In 1508 in Nuremberg, Frederick the Wise issued Cranach a letters patent. From then on, he used the emblem from his coat-of-arms, a winged snake, as his signature. Similarities between of early works of Cranach and Dürer’s art have led researchers to conjecture that Cranach visited Nuremberg before he entered his employment at the court in Saxony.
The Germanisches Nationalmuseum houses an important collection of Cranach paintings – spanning from the early work of Cranach the Elder to the heart-shaped Colditzer Altar (1584) from Lucas Cranach the Younger. These give an excellent overview of the work of this family of painters.
- Between Venus and Luther: Cranach's Media of Temptation:
Presentation in the permanent exhibit "Renaissance, Baroque, Enlightenment" of the Germanisches Nationalmuseum.
Dates: May 21, 2015 - Ma 22, 2016
Since 2013, Nuremberg is a member of the "Ways to Cranach" association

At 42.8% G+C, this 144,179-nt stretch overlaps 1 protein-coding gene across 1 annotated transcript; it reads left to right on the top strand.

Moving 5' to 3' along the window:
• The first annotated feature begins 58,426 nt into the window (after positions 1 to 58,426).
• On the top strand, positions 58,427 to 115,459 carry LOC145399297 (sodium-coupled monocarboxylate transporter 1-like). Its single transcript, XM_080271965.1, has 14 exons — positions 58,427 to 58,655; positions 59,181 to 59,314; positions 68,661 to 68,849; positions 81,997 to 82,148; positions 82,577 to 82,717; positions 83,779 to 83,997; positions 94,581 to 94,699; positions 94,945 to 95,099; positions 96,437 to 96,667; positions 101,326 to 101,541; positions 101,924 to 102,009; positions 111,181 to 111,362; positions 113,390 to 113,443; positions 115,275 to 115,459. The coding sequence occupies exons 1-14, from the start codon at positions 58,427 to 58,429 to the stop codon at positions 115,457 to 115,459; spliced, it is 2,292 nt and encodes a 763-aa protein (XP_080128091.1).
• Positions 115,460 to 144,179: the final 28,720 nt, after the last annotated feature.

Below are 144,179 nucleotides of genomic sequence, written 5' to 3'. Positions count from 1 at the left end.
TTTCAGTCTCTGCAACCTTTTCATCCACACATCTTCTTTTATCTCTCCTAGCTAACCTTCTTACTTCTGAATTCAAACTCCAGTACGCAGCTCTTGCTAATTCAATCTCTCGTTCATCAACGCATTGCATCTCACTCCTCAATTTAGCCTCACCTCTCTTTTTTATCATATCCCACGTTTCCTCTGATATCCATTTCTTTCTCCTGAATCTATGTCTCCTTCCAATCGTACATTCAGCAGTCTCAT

In the future, 12 cities – Kronach, Coburg, Nuremberg, Lutherstadt Wittenberg, Weimar, Schneeberg, Neustadt on the Orla, Dessau-Rosslau, Eisenach, Meissen, Erfurt and Gotha – will work together with notable Cranach experts to preserve the artistic heritage of the Cranach family at the places it was first created. By uniting tourism and art historical concerns, the association hopes to support this preservation and spread awareness of the importance of the Cranach work to a wider public.
More information about "Ways to Cranach - A Route of Discovery"